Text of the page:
The appointment went well, and I was pleased at least that the doctor was nice, knowledgeable, and understanding. The doctor I saw in New Jersey nearly four years ago just assumed I'd be fine after a short round of antibiotics, and the doctor I saw in Rockville about three years ago was a quack who told me the positive results on my Lyme test meant I would be fine. This doctor actually listened to me, examined me, and offered a combination of empirical and alternative medicine options for both testing and treatment so that I'd have a range of options as well as a range of monetary investment.
After assessing all my symptoms and medical history, based both on my verbal account and the records I was able to get from New Jersey, the doctor is clinically certain that I have babesiosis, one of numerous tick-borne illnesses that's a common Lyme coinfection. An actual test is required to be certain and to have information to use for a treatment program, and unfortunately I can't yet afford to have those tests done. The full battery of tests would be close to $1000, unless I go with the cheaper alternative-medicine option, and there's a substantial chance these things wouldn't be covered by insurance even if I had it. There are some tests that insurance should cover if I can get it, but not the full battery, and those tests aren't quite as reliable, having a higher probability of false negatives and the like. The good news is that it would only be an additional $25 to go back and have my blood drawn, so long as I can get the money to cover the tests.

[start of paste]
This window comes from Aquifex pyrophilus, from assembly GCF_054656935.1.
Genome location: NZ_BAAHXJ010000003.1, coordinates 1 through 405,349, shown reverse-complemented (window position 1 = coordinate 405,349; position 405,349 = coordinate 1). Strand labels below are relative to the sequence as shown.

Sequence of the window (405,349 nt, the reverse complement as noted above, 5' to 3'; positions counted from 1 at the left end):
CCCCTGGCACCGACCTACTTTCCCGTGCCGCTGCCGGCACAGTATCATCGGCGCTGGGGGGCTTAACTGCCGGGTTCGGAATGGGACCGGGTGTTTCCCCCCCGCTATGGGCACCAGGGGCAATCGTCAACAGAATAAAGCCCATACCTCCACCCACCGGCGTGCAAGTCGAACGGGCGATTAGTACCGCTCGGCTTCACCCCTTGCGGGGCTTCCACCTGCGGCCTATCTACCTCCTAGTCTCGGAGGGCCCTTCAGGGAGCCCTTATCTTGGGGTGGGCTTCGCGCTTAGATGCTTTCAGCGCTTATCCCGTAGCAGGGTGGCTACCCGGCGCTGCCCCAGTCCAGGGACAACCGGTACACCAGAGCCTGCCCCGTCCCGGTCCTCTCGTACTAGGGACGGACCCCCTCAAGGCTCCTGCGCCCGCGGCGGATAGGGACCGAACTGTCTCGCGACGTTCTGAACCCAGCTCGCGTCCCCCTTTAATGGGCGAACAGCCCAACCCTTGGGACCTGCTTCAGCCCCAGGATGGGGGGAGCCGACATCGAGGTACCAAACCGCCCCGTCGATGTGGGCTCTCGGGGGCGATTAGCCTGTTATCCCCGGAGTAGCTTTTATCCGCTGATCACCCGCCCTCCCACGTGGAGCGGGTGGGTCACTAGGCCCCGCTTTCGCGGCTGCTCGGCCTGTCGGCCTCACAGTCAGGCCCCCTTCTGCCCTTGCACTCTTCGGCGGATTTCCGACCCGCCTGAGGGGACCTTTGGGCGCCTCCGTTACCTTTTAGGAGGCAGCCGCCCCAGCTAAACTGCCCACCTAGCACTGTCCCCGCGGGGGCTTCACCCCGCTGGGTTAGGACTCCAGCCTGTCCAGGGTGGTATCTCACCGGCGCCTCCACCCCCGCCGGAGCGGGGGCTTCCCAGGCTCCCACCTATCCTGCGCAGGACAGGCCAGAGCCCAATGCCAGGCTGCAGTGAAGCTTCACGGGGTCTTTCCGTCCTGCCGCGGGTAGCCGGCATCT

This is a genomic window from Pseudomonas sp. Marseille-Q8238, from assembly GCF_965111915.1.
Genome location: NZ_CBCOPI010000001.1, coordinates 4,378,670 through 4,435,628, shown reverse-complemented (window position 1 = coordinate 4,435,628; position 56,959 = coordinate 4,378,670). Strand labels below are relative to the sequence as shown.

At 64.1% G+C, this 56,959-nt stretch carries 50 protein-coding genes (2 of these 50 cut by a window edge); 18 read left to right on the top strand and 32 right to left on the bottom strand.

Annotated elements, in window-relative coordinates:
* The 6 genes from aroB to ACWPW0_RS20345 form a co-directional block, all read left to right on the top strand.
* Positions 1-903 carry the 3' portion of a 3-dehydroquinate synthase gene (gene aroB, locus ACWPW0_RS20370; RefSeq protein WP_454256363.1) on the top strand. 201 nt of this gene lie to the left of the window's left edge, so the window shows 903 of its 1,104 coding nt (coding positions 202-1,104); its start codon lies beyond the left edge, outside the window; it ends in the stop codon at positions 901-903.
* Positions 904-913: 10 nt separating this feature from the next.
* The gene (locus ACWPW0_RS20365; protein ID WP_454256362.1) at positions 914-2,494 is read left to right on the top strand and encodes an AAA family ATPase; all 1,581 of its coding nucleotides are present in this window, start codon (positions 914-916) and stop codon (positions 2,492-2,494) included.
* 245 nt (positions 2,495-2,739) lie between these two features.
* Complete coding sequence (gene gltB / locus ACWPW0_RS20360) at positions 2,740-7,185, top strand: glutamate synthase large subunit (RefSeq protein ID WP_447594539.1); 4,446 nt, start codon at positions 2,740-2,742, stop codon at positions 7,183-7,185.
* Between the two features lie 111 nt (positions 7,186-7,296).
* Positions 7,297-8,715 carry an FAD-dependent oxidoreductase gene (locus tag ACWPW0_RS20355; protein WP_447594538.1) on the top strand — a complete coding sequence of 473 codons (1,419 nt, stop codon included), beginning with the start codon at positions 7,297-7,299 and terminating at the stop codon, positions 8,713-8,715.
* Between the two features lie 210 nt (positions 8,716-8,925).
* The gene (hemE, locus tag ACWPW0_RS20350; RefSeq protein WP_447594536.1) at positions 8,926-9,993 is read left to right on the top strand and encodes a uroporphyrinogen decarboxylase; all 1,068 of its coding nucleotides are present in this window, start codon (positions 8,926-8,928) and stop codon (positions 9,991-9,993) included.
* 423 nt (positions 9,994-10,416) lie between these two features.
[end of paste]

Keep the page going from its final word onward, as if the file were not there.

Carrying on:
I think one of the tests the doctor did was for fibromyalgia, prodding various areas of my body to see if it hurts. While I have general pain and malaise everywhere at all times, I don't have the kind of sharp muscle pain associated with fibromyalgia when my muscles are so prodded. I have minimal reaction to having my knees tapped, but that's actually an improvement over the complete nonreaction I had a few years ago. The more interesting part of the exam was attempting to do an imaginary tightrope walk across the room, placing heal to toe and trying to balance. I wobbled across in one direction, balancing against the wall briefly at one point. When I turned around the doctor instructed me to close my eyes and do the same thing in the other direction, and I couldn't do it. I was so dizzy and disoriented with my eyes closed that I couldn't take the first step without falling over. According to the doctor this demonstrates how strongly my central nervous system has been affected, and I now know at least one of the reasons why I feel consistently overtaxed: apparently I've been using senses like sight and touch to orient myself in exchange for my near complete lack of natural equilibrium.
If I can manage to get the tests done to help create a treatment regimen, I still won't be able to afford treatment without some form of healthcare coverage. The doctor estimated that treatment would probably cost around $1200 per month, which would have been well out of range for me even if I still had the salary I was making for a couple months before being laid off. I can't express strongly enough how much I wish we had some form of proper universal healthcare so that there wouldn't be such a great distance between myself and good health. There are some options I could pursue, but largely they involve work, which is not something I can properly handle without good health. I'm going to give it a shot, I just don't have a lot of hope for my ability to manage.